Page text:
Other services offered by the Medical Centre include:
• Asthma clinic
• Travel clinic for vaccinations/malaria tablets etc
• Teenage sexual health clinic
•Guidance around Disordered Eating
• Cardiac Risk in the Young (CRY) testing annually
• Minor injuries clinic
• Minor surgery clinic
All routine dental care should be undertaken at home during the holidays. Private emergency appointments can be arranged as required. The private dental insurance scheme offered by the school will cover the cost of these appointments. Orthodontic treatments can be arranged on a private basis only.
Caring for sick students
The Millfield Medical Centre houses 15 beds that are covered 24 hours a day, and a self contained isolation unit. This means for those children with severe or highly infectious illnesses they can be comfortably looked after by trained professionals away from the boarding house reducing any risk of spreading the illnesses. In the event of minor illness, boarders are normally nursed in their boarding houses, with full back-up from the medical staff. Close liaison is maintained between housemasters/housemistresses, medical staff and the parents of sick children in all cases, although the right to confidentiality is given after the age of 16.
We offer a Physio Clinic run by chartered physiotherapists located at both the senior and prep school. Services provided include assessment, rehabilitation, injury prevention, concussion assessment/management and pitch side medical care.
PSHEE (Personal, Social, Health and Economic Education)
At Millfield, we strive not only to give our pupils an academic education but to give them an all-round education, and importantly prepare them for the outside world after they leave Millfield and the responsibilities and realities of adult life.
Personal, Social, Health and Economic Education (PSHEE) is a compulsory, non-examined programme for all pupils which is taught by group tutors once a week. PSHEE aims to give pupils the knowledge, skills and understanding they need to lead happy, healthy, confident and independent lives.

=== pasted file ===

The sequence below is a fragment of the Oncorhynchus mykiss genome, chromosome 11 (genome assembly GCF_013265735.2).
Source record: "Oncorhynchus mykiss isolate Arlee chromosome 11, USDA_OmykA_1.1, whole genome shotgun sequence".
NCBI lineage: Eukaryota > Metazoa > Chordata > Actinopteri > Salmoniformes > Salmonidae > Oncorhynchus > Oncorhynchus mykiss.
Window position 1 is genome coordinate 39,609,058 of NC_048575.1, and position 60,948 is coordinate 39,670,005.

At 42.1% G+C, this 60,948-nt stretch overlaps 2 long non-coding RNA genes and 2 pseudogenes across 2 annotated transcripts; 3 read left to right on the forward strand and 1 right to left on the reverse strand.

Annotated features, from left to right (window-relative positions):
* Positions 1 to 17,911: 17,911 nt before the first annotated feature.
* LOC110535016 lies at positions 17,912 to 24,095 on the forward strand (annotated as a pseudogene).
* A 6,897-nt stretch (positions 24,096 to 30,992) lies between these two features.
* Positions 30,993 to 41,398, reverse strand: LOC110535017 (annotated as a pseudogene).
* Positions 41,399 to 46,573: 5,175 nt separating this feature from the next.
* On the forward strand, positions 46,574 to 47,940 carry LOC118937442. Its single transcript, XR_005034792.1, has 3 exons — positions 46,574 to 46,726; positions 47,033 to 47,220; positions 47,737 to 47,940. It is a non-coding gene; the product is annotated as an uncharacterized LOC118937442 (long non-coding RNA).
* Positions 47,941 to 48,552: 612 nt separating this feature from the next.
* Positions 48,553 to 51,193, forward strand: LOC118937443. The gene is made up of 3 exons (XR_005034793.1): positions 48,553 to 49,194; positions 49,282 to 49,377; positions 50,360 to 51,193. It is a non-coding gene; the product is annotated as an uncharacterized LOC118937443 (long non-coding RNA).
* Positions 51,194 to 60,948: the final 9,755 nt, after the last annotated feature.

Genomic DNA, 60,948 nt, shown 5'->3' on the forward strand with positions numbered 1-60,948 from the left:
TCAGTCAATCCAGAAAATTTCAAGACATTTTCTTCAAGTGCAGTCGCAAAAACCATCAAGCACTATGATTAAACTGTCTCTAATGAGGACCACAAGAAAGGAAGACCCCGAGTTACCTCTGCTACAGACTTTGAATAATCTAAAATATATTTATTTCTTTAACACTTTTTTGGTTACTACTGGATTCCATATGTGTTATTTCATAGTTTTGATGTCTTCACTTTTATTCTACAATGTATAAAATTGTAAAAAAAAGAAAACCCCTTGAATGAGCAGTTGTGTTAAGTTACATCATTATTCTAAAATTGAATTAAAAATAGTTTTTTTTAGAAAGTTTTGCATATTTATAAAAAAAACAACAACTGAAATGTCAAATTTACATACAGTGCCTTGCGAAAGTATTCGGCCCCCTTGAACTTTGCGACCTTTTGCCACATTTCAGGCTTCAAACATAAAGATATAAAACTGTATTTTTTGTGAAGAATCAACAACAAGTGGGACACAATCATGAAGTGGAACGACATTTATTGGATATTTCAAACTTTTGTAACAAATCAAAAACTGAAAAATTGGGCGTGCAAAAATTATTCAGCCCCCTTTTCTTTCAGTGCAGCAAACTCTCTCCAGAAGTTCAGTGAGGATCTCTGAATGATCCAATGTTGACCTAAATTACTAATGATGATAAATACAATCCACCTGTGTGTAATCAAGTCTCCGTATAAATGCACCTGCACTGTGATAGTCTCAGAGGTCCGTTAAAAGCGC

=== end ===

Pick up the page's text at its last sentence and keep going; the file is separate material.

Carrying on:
PSHEE contributes to personal development by helping pupils to build their personal identities, confidence and self-esteem, make career choices and understand what influences their decisions. Developing self-understanding, empathy and the ability to work with others will help our young people to enjoy healthy and productive relationships in all aspects of their lives.
The benefits to pupils of such an approach are numerous as they learn to manage many of the most critical opportunities, challenges and responsibilities they will face growing up. It also helps them to connect and apply the knowledge and understanding they learn in all subjects to practical, real-life situations while helps them to feel safe and secure enough to fulfil their academic potential. Wellbeing at Millfield
Sex Education is part of the PSHEE programme but is taught separately in single sex house groups by a dedicated team of tutors. We aim to encourage pupils to make informed choices, foster positive attitudes and feelings and develop assertiveness skills to resist unhelpful pressure; thus enabling pupils to take appropriate decisions that help to ensure a healthy lifestyle.
Religion & Spiritual Life
“Through year assemblies, Christian Crispies and CY (Millfield Activity Programme clubs) and Soul Café (a lunchtime slot with visiting speakers), theological reflection is shared with a much wider constituency than those who simply ‘come to Chapel’. The aim is to sow the seeds of tolerance, patience and generosity and for these and other key virtues to be carried to the four corners of the campus.” Reverend Philip Harbridge, School Chaplain.